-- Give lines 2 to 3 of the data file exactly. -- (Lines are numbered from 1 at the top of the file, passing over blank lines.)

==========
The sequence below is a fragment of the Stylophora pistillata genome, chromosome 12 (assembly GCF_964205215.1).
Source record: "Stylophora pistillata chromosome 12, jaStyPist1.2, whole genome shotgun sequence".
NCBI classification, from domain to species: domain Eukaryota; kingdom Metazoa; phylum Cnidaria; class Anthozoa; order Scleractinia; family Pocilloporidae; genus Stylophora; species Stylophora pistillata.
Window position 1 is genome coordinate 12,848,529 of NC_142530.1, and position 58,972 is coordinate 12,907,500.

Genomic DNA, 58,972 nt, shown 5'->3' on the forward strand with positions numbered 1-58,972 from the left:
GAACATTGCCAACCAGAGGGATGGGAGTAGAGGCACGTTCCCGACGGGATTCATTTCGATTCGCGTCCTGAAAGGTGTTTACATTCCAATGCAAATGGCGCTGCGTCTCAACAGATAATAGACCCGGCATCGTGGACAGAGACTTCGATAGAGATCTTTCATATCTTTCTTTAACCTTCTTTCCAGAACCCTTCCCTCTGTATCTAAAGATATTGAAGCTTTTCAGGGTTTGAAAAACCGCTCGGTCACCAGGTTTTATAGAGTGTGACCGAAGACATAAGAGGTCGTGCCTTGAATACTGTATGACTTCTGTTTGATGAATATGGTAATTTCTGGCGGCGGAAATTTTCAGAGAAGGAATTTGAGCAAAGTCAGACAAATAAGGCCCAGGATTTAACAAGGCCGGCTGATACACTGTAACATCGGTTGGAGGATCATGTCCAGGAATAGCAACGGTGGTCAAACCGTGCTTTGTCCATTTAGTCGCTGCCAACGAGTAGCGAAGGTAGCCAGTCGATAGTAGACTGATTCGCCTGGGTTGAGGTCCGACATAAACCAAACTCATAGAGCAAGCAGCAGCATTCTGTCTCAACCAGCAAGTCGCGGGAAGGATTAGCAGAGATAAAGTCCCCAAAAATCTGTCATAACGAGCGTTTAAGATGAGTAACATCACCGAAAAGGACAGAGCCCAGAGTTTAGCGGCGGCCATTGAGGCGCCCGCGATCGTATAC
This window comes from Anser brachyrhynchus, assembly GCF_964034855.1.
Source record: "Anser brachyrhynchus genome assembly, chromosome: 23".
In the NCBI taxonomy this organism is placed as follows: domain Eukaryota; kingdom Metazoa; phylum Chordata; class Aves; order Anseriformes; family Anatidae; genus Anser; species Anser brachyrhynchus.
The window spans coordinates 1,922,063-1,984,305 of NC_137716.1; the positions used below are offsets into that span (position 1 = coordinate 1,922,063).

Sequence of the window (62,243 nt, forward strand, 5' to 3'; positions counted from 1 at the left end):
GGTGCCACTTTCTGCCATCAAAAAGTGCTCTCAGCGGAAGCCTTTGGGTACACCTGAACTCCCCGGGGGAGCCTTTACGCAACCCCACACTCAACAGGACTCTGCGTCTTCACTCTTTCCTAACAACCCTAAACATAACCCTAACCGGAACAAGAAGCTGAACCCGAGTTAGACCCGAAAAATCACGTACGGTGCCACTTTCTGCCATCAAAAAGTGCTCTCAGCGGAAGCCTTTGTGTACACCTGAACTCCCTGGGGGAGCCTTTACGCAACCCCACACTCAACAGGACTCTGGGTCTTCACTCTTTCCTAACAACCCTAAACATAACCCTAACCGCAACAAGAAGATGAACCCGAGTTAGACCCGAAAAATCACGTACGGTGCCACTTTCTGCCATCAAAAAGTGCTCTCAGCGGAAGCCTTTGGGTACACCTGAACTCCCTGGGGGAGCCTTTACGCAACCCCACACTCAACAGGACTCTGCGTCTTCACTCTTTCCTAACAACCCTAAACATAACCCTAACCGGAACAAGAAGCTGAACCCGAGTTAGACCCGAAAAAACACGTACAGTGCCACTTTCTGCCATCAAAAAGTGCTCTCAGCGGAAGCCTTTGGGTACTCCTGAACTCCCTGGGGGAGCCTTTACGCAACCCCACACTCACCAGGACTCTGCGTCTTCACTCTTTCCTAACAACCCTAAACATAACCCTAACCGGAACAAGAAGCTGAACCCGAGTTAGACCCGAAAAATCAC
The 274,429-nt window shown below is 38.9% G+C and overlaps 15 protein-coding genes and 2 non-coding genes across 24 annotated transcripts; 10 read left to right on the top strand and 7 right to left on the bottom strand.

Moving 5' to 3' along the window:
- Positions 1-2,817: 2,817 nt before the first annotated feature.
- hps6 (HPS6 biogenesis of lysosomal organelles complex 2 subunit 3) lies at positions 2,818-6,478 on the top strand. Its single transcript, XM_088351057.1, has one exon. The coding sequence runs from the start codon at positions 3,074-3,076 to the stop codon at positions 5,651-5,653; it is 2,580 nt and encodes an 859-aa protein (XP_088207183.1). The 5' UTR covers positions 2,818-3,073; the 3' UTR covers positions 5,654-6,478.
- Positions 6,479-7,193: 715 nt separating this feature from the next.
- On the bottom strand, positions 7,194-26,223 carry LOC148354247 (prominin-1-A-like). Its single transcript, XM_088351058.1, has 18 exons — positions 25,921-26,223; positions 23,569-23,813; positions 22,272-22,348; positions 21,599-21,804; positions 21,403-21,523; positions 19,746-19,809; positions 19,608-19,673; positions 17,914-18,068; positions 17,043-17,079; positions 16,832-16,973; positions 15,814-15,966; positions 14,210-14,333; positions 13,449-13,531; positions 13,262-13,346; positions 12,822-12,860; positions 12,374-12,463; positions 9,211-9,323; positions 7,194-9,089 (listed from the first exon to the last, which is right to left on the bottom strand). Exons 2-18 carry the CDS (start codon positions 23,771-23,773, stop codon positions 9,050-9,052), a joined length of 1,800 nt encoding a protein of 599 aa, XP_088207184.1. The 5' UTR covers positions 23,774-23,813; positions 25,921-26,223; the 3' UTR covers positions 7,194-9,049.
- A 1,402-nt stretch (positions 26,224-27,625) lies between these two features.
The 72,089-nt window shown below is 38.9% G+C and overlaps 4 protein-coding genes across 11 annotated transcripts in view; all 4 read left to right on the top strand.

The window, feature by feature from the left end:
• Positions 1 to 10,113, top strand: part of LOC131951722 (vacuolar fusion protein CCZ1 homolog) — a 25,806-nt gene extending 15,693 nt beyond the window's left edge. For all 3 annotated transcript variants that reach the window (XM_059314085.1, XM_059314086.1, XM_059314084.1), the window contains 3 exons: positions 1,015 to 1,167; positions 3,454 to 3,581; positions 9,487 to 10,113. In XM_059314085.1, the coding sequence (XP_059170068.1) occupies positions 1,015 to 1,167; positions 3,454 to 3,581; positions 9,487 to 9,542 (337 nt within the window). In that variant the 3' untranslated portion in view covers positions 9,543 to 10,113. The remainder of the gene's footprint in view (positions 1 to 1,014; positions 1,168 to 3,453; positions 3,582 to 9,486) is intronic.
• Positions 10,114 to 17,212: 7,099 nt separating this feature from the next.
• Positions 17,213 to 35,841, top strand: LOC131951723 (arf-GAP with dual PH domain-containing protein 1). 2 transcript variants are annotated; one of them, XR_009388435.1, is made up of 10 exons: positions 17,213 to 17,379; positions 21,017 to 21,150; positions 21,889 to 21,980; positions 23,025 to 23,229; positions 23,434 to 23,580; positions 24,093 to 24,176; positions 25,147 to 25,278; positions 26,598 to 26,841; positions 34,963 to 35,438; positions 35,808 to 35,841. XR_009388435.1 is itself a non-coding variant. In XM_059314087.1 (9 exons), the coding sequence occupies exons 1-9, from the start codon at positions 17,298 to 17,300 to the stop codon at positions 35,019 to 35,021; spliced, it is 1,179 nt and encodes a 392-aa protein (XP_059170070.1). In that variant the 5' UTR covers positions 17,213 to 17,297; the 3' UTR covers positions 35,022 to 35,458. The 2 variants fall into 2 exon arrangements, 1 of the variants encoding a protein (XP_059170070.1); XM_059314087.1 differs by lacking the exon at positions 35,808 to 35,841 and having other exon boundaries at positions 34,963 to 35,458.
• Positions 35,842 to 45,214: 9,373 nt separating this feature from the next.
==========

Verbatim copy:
Source record: "Stylophora pistillata chromosome 12, jaStyPist1.2, whole genome shotgun sequence".
NCBI classification, from domain to species: domain Eukaryota; kingdom Metazoa; phylum Cnidaria; class Anthozoa; order Scleractinia; family Pocilloporidae; genus Stylophora; species Stylophora pistillata.